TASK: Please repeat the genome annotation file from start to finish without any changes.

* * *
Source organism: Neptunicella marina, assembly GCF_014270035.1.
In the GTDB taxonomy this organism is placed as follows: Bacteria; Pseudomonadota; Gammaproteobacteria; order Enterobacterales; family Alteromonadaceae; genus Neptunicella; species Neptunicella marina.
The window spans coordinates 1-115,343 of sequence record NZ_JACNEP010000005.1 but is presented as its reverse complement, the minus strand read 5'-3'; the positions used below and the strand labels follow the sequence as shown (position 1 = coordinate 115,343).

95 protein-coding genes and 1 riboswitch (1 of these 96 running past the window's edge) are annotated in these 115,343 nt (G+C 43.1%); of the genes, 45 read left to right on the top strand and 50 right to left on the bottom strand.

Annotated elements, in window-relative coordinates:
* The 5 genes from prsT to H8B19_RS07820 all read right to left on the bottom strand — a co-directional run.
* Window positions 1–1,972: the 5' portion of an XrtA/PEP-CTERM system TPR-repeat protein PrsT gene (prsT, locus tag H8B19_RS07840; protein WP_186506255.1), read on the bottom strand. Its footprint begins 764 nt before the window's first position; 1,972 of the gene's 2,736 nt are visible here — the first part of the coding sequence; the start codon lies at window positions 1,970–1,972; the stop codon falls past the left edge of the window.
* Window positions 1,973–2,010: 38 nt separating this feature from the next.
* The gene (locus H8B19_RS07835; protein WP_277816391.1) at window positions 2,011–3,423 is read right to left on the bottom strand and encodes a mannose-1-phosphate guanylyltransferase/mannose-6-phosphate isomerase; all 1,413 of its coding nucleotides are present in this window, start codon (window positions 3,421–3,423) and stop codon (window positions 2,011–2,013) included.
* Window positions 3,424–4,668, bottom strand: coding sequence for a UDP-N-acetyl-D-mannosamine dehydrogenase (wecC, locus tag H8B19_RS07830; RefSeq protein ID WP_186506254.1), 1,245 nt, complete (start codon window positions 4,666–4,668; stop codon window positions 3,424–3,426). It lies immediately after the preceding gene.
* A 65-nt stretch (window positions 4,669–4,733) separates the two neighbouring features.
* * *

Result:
Source organism: Neptunicella marina, assembly GCF_014270035.1.
In the GTDB taxonomy this organism is placed as follows: Bacteria; Pseudomonadota; Gammaproteobacteria; order Enterobacterales; family Alteromonadaceae; genus Neptunicella; species Neptunicella marina.
The window spans coordinates 1-115,343 of sequence record NZ_JACNEP010000005.1 but is presented as its reverse complement, the minus strand read 5'-3'; the positions used below and the strand labels follow the sequence as shown (position 1 = coordinate 115,343).

95 protein-coding genes and 1 riboswitch (1 of these 96 running past the window's edge) are annotated in these 115,343 nt (G+C 43.1%); of the genes, 45 read left to right on the top strand and 50 right to left on the bottom strand.

Annotated elements, in window-relative coordinates:
* The 5 genes from prsT to H8B19_RS07820 all read right to left on the bottom strand — a co-directional run.
* Window positions 1–1,972: the 5' portion of an XrtA/PEP-CTERM system TPR-repeat protein PrsT gene (prsT, locus tag H8B19_RS07840; protein WP_186506255.1), read on the bottom strand. Its footprint begins 764 nt before the window's first position; 1,972 of the gene's 2,736 nt are visible here — the first part of the coding sequence; the start codon lies at window positions 1,970–1,972; the stop codon falls past the left edge of the window.
* Window positions 1,973–2,010: 38 nt separating this feature from the next.
* The gene (locus H8B19_RS07835; protein WP_277816391.1) at window positions 2,011–3,423 is read right to left on the bottom strand and encodes a mannose-1-phosphate guanylyltransferase/mannose-6-phosphate isomerase; all 1,413 of its coding nucleotides are present in this window, start codon (window positions 3,421–3,423) and stop codon (window positions 2,011–2,013) included.
* Window positions 3,424–4,668, bottom strand: coding sequence for a UDP-N-acetyl-D-mannosamine dehydrogenase (wecC, locus tag H8B19_RS07830; RefSeq protein ID WP_186506254.1), 1,245 nt, complete (start codon window positions 4,666–4,668; stop codon window positions 3,424–3,426). It lies immediately after the preceding gene.
* A 65-nt stretch (window positions 4,669–4,733) separates the two neighbouring features.